By Terrence McCoy
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Like a monster truck stomping an old car, the swamp buggy crunches a sapling as it takes a sharp turn knee-deep in the mud. It comes to a halt in the heart of the 3000-acre swamp that is Big Cypress Hunting Adventures, a hunting preserve on Seminole land about 50 miles west of Fort Lauderdale. Jamie McDaniel, a professional tracker who leads hunters through the fenced-in Everglades compound in search of snipe, wild pigs, turkeys, and deer, creaks the big, green, wood-and-metal machine to a halt. He points toward something lying in a spare clearing ringed by palmettos and sawgrass.
"That kill's about a month old," he says in the quiet twang of his native north Florida. "There used to be more of a carcass left, but it looks like the buzzards got hold of it." Scattered in the mud are teeth and bones and a few wisps of fur, the remains of a prized axis, a smallish deer that hunters pay as much as $1600 for the privilege of killing. Instead of taking a bullet, though, this animal has fallen prey to one of the hunting preserve's nonpaying customers, a Florida panther.
McDaniel says the elusive, tawny-coated cats -- among the most endangered mammals in North America -- have devoured more than 150 imported deer in the five years since the Seminole Indians first opened the hunting compound. In 1993 the tribe put up $90,000 worth of nine-foot-tall fencing (it's hardly panther-proof) and started charging hunters -- many of them first-timers in search of impressive trophies -- hefty fees to riddle with bullets exotic deer trucked in from farms in Texas and northern Florida. (Since state regulations don't apply to Seminole land, hunting season is year-round on the hunting preserve.)
"The panthers are well fed here, so they stick around," explains McDaniel. "We have enough hogs and deer to sustain quite a few panthers."
The big cats, which once roamed the southeast from the tip of Florida up into North Carolina, were largely wiped out by urbanization and, in Florida in the '30s and '40s, by a state-sponsored eradication program that paid hunters $5 per panther hide. Conservation efforts following the passage of the federal Endangered Species Act of 1966 reversed that trend, though many say it came too late to save the panther. It was only in 1978 that shooting a panther became a felony and just 1982, when the cat became the official state animal, that proactive efforts to swell the panther population, thus far largely unsuccessful, began. Ironically, it took the creation of a hunting preserve, a well-stocked food source, to bring renewed vigor to panther reproduction. McDaniel says as many seven panther cubs have been born in the area in the last few years. (Panthers generally have very small litters.)
Nonetheless, earlier this month the Seminoles decided that they had stood by long enough while the panthers ate into their profits, and the tribe submitted to the state of Florida a bold request for compensation. "We figure we're feeding about a third of the state's panther population, so we think we're entitled to a third of the panther fund," says Jamie's father Jimmie McDaniel, a former state wildlife biologist who runs the hunting preserve for the Seminoles. Though a third of the $8 million in funds generated by the sales of "protect the panther" commemorative license plates comes to roughly $2.5 million -- a figure almost 20 times the value of the deer that have fallen prey to hungry panthers -- that's the amount the elder McDaniel requested at a November 5 meeting of the Florida Panther Technical Advisory Committee, a body that makes recommendations about the distribution of panther funds. At the meeting McDaniel, whose long brown hair and deeply creased face advertise his Creek Indian heritage, argued that the Seminoles, by providing a bountiful supply of food, are inadvertently promoting panther propagation.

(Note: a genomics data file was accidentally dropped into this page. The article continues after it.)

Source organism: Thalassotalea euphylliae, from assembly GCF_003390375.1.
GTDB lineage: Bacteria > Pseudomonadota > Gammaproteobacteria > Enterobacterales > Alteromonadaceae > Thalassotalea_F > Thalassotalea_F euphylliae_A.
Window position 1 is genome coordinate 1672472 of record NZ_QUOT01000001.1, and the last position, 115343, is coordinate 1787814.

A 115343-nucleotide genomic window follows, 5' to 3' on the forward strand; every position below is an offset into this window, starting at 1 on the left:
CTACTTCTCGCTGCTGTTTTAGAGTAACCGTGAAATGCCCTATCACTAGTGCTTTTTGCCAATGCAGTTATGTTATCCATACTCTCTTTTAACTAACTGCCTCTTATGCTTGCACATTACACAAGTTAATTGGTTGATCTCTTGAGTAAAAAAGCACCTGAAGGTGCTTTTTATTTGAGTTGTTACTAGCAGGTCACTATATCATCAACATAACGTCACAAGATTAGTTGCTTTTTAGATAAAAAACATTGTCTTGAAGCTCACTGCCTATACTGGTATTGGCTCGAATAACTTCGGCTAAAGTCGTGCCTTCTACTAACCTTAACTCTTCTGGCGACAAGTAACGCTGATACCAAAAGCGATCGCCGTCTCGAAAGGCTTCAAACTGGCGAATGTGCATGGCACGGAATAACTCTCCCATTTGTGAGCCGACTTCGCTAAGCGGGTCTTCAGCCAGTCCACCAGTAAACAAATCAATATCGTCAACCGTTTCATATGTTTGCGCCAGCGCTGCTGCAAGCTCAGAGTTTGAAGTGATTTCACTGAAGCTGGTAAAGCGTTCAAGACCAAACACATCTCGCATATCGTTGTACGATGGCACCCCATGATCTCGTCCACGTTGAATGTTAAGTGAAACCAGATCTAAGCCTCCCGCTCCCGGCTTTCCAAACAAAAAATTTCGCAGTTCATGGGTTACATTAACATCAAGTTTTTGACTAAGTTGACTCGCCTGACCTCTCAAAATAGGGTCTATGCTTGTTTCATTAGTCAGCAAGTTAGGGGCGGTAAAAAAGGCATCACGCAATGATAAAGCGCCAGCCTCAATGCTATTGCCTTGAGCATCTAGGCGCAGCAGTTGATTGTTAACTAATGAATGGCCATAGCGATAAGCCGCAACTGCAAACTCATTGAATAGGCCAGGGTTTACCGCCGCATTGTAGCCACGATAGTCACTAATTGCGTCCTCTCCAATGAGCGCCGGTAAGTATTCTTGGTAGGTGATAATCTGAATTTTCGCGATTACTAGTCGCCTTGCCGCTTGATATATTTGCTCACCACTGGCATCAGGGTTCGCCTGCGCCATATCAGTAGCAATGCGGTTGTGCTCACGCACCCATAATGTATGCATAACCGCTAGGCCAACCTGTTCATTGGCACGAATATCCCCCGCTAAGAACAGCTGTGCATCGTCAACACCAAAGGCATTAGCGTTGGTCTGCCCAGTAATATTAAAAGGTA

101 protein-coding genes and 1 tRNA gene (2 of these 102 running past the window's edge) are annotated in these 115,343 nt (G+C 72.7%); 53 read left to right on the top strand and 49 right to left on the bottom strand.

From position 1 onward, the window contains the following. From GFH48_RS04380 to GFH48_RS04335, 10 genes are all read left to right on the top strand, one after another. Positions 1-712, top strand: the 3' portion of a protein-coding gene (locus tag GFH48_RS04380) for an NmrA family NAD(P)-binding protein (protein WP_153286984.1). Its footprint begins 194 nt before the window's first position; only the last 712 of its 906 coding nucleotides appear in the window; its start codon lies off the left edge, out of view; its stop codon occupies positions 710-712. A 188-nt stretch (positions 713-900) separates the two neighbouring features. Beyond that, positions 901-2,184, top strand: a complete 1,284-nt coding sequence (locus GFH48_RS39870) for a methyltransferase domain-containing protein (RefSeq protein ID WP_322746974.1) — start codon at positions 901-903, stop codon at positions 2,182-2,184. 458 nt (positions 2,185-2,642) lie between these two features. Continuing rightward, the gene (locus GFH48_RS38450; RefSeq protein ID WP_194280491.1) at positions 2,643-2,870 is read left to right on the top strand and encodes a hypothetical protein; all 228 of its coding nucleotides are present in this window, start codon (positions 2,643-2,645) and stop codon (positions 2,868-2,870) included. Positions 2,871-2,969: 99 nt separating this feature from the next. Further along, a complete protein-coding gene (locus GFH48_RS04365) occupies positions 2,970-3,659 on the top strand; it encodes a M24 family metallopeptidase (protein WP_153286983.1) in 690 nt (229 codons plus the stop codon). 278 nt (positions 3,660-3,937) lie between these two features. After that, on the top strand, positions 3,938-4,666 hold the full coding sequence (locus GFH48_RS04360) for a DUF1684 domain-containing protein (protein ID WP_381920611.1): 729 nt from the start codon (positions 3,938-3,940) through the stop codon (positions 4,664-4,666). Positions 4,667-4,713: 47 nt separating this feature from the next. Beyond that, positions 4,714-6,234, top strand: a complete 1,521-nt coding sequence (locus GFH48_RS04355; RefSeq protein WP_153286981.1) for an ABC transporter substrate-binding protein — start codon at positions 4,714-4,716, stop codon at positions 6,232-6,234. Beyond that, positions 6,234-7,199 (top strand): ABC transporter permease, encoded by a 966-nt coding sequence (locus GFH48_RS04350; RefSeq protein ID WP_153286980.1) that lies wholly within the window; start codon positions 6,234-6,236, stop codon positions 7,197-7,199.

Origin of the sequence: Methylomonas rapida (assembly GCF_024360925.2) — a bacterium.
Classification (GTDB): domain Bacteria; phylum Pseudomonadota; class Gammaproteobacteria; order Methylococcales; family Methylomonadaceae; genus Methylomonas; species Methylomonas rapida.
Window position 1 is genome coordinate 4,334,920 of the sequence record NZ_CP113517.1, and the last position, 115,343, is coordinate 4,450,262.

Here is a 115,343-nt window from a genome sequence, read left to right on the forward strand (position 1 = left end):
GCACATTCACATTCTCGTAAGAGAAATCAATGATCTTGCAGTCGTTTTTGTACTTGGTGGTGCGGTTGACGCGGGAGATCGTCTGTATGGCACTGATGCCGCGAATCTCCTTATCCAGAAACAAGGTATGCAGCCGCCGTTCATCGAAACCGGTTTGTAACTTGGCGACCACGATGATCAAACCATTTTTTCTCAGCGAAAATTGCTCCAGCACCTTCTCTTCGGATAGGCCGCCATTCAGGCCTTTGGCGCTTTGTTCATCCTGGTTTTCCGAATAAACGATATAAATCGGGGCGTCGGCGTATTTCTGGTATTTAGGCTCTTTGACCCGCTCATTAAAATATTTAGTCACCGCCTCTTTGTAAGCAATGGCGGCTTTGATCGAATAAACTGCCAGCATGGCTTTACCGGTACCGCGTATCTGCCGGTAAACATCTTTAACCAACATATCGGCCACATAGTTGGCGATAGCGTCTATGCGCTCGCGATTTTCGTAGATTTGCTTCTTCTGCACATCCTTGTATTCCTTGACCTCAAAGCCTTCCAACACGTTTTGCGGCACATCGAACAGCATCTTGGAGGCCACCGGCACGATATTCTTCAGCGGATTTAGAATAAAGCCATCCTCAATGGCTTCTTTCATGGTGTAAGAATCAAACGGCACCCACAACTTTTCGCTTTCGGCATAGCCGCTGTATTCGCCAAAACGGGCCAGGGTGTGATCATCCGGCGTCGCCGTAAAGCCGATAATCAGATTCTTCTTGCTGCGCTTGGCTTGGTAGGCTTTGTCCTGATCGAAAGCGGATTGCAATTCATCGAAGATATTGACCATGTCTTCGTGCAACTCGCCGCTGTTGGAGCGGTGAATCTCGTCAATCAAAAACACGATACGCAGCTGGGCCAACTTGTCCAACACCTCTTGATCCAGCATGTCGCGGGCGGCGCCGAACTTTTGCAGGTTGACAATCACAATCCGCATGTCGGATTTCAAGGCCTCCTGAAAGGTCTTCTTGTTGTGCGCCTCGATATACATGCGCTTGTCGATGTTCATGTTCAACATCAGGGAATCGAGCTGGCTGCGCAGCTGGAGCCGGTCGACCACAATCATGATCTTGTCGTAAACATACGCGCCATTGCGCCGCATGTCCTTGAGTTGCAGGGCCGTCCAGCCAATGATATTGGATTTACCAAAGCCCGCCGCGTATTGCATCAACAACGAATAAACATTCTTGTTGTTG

"We weren't planning to do panther management," he says, clutching the bear claw that dangles around his neck. "As it turns out, we're doing a better job than the state." State and federal biologists have been monitoring panthers for years through radio transmitters strapped to the cats' legs but have thus far been able only to stabilize the panther population but not to increase its numbers substantially. James Billie, chairman of the Seminole Tribe, says if the state won't pay for the damage to his business caused by panthers, he is likely to take matters into his own hands. "I wouldn't be embarrassed to shoot them if they keep eating my animals," he says. Fifteen years ago he did just that, gunning down a panther while studying to become a medicine man. He was charged with killing an endangered species and, though he was acquitted and no other panther has since been shot on Seminole land, the question of how federal endangered species statutes apply to sovereign Native American territory remains an ill-defined area of the law.
While state wildlife officials acknowledge the heightened panther presence around the hunting preserve -- based on sightings, McDaniel estimates there are 12 to 15 panthers in the area (out of an estimated 30 to 60 adults statewide) -- the officials say the Seminole compensation request isn't likely to garner serious consideration. "I don't think paying for their losses is the kind of financial drain we could justify," says Darryl Land, head of panther research for the Florida Game and Freshwater Fish Commission. "If they are going to continue to pursue this kind of operation, they will have to swallow the losses," he adds, noting that the entire annual budget for panther research is only $300,000. (The rest of the money is doled out through grants, much of it to conservation projects that have nothing to do with panthers.)